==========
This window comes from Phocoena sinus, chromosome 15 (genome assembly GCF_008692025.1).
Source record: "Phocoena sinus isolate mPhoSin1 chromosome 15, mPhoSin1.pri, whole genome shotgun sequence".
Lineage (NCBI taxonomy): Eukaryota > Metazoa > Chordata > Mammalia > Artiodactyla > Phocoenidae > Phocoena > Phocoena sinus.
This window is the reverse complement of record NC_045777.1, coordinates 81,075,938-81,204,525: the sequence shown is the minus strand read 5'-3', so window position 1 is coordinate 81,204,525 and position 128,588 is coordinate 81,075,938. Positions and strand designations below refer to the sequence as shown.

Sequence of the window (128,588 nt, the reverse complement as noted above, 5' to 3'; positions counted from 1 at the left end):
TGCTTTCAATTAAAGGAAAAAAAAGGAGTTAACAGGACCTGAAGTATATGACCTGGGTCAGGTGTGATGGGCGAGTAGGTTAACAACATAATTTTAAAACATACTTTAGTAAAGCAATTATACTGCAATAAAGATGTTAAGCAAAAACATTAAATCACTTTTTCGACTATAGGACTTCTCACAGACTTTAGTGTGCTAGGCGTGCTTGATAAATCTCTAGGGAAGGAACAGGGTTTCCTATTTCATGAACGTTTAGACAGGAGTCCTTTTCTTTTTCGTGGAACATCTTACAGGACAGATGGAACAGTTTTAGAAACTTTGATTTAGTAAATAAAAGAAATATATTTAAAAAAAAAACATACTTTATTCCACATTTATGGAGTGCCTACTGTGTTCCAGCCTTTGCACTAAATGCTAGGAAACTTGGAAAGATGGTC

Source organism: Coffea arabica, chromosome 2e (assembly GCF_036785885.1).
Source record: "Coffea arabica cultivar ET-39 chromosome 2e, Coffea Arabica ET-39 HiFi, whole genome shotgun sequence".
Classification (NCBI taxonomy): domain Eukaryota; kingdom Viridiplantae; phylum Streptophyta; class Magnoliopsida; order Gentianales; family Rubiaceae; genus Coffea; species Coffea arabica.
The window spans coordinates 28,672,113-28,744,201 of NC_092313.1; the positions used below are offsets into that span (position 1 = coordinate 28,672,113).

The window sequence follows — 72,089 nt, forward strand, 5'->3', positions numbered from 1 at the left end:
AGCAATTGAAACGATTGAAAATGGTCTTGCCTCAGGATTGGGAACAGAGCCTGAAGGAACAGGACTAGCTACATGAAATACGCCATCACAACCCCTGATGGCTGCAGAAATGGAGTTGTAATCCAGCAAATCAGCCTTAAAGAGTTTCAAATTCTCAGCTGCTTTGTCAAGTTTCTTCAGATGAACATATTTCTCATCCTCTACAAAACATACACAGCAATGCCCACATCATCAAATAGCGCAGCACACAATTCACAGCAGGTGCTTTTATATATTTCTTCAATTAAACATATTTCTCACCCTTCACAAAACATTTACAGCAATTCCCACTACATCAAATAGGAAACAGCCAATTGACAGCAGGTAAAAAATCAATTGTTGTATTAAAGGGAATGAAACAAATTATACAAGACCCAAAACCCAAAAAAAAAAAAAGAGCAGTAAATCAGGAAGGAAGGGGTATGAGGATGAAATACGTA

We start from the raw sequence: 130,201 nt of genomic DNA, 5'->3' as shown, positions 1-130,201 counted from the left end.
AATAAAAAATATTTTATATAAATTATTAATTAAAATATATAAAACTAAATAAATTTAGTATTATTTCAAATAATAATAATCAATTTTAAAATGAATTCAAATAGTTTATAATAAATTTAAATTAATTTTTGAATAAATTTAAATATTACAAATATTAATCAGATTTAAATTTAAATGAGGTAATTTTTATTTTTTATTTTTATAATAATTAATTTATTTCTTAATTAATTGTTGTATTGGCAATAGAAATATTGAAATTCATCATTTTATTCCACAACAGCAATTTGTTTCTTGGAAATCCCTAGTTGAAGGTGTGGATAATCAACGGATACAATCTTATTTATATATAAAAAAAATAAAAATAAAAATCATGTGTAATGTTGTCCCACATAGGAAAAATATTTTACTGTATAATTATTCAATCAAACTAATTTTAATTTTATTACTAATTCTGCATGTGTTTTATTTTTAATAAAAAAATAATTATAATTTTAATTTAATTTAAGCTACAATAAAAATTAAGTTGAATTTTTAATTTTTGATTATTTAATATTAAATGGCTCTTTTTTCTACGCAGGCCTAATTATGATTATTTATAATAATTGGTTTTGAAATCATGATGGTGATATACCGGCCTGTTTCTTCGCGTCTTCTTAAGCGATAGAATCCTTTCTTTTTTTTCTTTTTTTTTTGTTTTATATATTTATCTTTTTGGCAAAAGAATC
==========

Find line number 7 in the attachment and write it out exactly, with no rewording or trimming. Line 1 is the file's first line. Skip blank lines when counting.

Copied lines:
Source organism: Coffea arabica, chromosome 2e (assembly GCF_036785885.1).